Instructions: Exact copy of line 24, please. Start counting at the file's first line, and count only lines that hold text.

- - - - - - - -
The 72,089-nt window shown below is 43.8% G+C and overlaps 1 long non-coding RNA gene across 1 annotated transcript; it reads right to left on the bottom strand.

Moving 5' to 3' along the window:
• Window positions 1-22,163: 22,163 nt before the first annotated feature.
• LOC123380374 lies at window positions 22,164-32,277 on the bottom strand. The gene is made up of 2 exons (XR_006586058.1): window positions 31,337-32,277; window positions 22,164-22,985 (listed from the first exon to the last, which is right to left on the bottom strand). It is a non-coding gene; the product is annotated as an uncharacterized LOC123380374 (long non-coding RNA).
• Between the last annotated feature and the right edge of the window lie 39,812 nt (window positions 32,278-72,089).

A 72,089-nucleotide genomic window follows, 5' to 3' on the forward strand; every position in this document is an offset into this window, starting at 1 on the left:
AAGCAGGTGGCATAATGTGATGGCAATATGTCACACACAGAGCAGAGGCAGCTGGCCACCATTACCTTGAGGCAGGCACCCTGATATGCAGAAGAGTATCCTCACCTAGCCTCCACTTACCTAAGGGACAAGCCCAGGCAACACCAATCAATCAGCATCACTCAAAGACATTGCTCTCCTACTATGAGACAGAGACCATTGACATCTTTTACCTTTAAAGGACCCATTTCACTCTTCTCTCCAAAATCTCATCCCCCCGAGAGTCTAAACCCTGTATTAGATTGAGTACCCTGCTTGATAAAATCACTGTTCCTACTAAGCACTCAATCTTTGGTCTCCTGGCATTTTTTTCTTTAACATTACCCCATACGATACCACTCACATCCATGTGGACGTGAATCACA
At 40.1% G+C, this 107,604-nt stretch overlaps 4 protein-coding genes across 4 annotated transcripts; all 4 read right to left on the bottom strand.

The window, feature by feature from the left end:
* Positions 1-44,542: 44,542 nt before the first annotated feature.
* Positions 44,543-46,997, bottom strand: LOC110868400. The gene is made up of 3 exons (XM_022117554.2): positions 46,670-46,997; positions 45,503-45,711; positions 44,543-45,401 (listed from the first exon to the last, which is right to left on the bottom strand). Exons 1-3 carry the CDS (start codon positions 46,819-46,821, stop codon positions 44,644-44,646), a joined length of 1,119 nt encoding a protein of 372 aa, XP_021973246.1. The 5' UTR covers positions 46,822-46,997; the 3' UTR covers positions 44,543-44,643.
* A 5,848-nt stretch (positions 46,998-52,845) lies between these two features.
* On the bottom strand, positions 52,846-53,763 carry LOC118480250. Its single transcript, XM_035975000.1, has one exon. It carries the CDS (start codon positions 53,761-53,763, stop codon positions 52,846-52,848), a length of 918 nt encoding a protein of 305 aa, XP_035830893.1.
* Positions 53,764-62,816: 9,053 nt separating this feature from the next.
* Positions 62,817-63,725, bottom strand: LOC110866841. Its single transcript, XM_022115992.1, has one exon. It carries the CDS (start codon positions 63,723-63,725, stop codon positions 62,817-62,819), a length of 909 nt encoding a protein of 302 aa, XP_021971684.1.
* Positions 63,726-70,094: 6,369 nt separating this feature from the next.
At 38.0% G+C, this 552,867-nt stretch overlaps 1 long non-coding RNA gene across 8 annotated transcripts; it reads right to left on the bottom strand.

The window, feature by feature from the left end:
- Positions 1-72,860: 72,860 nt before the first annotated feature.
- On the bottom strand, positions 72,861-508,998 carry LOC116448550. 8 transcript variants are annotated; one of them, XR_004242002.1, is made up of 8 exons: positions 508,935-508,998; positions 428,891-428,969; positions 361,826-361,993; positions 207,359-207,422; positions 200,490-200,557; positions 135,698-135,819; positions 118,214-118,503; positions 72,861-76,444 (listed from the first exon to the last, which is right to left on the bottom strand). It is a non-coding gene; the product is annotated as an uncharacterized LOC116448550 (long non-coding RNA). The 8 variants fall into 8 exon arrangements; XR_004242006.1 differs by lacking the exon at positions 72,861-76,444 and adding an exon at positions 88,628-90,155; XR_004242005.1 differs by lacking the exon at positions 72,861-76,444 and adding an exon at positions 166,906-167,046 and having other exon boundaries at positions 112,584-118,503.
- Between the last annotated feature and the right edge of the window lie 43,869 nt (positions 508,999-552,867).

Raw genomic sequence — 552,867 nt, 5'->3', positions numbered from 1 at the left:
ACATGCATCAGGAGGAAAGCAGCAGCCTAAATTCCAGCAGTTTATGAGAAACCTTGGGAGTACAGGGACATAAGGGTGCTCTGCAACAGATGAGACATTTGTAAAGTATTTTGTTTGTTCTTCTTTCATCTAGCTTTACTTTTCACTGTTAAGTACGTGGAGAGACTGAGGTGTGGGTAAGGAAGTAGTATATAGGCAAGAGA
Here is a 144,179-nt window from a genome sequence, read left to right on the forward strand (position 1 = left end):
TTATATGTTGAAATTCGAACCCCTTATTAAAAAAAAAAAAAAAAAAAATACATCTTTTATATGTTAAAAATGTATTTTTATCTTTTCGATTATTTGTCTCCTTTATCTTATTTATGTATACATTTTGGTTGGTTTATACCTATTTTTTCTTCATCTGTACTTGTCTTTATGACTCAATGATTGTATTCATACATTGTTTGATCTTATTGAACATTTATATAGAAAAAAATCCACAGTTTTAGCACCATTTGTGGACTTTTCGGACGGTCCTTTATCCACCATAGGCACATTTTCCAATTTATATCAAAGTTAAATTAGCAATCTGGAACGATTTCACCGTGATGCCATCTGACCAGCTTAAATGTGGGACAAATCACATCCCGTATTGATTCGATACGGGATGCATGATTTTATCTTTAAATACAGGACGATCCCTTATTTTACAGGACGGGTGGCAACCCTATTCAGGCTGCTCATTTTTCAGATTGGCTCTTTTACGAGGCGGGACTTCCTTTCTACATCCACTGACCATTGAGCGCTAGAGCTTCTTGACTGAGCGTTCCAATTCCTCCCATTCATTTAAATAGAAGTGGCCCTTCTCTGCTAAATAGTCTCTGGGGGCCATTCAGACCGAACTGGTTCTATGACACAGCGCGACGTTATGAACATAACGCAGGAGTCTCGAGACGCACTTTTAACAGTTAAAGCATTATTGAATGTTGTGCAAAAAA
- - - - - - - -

Here is a 144,179-nt window from a genome sequence, read left to right on the forward strand (position 1 = left end):